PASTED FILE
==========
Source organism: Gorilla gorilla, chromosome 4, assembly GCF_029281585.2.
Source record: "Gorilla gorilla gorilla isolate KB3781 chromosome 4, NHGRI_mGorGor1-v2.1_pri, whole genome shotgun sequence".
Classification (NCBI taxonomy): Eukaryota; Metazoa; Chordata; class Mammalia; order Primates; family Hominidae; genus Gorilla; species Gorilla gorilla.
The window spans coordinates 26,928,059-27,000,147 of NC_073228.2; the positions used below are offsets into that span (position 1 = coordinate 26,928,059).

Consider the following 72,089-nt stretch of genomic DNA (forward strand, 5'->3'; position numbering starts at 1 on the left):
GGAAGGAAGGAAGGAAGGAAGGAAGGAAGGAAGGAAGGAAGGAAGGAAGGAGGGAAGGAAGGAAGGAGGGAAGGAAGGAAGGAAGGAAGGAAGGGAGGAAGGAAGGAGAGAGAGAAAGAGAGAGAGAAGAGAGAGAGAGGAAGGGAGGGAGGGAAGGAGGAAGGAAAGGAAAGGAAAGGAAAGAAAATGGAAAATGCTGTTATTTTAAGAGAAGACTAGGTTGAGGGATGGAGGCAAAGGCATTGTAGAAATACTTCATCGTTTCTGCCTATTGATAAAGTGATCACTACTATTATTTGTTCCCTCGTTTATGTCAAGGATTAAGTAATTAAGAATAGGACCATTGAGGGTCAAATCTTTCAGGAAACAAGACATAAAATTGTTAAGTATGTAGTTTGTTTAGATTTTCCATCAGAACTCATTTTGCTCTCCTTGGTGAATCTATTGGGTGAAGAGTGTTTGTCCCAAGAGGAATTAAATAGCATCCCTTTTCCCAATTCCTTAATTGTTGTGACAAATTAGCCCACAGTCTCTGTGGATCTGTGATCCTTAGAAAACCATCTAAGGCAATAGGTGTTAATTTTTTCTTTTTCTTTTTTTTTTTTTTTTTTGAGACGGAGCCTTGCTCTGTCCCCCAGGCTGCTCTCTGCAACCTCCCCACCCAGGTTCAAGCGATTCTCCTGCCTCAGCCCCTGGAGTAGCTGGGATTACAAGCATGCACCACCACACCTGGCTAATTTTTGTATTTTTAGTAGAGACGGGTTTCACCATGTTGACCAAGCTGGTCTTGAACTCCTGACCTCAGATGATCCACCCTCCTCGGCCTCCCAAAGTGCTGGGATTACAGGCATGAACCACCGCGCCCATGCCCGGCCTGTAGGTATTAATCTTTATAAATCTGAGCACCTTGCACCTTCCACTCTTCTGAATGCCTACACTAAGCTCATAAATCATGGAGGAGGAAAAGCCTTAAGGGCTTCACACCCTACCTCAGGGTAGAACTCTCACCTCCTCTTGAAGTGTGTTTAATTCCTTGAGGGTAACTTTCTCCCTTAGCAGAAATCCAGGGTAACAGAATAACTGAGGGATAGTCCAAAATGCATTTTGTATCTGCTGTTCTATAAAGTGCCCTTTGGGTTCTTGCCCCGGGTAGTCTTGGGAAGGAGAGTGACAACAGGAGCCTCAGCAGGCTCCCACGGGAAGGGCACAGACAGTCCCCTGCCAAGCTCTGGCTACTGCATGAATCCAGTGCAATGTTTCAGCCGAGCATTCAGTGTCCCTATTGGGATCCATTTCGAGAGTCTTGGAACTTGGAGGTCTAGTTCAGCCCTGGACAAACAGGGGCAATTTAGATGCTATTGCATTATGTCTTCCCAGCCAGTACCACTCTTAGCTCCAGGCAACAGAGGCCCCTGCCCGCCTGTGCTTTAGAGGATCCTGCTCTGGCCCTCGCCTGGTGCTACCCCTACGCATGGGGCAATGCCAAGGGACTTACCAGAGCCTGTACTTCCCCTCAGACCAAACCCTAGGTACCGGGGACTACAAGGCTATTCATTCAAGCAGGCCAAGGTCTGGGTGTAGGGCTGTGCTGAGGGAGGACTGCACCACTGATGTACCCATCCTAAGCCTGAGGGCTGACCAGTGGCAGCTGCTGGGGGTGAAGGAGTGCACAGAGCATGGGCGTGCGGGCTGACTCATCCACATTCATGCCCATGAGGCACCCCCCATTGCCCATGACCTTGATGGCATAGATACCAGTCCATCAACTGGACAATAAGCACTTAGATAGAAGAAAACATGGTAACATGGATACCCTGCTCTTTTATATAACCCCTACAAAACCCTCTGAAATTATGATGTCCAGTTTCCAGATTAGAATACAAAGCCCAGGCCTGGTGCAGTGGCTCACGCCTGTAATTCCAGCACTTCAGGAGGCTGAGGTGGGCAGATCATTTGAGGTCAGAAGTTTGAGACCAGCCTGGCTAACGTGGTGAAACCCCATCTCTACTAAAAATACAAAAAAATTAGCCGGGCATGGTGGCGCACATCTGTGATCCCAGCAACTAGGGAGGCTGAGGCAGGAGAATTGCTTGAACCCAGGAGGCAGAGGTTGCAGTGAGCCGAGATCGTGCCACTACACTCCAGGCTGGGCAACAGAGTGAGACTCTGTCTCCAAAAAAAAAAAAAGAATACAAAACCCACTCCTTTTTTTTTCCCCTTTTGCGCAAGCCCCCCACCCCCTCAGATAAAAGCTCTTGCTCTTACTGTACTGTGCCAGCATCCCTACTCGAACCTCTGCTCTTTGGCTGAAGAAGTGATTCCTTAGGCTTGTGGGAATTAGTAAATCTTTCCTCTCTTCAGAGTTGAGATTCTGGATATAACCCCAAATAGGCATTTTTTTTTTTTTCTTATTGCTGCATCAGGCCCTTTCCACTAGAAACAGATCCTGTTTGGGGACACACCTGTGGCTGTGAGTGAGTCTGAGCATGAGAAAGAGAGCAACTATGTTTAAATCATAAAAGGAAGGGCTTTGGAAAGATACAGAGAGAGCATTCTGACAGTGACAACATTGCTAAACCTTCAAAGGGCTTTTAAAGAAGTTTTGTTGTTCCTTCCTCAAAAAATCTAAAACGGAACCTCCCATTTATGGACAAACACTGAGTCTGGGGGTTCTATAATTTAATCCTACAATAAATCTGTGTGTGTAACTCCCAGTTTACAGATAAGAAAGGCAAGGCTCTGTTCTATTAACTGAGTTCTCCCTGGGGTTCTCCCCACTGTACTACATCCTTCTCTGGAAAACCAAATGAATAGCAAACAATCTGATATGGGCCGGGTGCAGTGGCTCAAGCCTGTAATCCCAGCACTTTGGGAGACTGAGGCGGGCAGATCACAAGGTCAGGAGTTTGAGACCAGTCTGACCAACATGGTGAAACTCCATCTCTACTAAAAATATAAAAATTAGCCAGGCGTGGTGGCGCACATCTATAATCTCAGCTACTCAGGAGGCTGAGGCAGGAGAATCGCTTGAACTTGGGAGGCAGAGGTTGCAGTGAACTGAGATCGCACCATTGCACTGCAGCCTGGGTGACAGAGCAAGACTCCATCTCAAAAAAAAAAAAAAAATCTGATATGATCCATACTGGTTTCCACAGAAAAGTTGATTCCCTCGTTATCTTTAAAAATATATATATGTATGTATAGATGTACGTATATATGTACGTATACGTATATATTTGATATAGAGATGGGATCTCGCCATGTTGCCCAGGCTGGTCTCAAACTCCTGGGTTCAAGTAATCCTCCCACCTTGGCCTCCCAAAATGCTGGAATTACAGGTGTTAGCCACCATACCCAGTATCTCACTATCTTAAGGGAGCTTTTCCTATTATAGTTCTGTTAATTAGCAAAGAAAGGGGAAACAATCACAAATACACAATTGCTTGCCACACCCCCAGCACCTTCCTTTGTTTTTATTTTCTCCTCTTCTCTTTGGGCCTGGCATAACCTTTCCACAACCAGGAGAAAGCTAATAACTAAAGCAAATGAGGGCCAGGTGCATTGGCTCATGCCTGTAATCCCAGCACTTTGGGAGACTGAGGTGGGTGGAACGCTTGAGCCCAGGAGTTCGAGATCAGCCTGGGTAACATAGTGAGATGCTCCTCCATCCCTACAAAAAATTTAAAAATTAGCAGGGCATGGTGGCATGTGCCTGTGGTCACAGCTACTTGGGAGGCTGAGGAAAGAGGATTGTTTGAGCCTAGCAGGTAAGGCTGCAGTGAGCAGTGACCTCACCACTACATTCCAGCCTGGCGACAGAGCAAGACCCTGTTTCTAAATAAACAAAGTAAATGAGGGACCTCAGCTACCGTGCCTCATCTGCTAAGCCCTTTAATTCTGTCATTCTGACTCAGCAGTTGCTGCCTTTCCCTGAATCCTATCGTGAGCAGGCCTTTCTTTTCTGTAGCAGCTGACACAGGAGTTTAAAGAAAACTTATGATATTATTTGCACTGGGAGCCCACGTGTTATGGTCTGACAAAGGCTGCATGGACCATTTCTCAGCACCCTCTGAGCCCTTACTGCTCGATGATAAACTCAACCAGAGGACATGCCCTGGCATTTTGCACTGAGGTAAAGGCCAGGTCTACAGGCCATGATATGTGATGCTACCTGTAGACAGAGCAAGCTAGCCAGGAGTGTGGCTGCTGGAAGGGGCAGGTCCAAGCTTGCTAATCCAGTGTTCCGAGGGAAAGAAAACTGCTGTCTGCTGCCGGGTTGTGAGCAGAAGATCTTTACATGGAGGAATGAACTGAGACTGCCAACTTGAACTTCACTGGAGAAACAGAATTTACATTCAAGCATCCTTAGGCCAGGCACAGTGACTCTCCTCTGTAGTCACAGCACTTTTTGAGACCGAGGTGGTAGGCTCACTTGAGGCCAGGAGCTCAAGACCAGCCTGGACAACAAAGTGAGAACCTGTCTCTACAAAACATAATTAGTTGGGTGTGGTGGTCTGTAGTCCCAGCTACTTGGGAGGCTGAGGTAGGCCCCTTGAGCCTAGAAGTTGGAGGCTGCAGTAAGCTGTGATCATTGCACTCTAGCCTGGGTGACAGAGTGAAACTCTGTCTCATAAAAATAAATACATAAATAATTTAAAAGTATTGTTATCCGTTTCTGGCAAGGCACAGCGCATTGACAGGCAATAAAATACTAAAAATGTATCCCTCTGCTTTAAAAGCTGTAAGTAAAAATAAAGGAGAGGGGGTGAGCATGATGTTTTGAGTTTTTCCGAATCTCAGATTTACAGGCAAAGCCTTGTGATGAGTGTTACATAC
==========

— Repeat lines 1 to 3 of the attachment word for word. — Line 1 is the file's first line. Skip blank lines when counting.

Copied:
Source organism: Gorilla gorilla, chromosome 4, assembly GCF_029281585.2.
Source record: "Gorilla gorilla gorilla isolate KB3781 chromosome 4, NHGRI_mGorGor1-v2.1_pri, whole genome shotgun sequence".
Classification (NCBI taxonomy): Eukaryota; Metazoa; Chordata; class Mammalia; order Primates; family Hominidae; genus Gorilla; species Gorilla gorilla.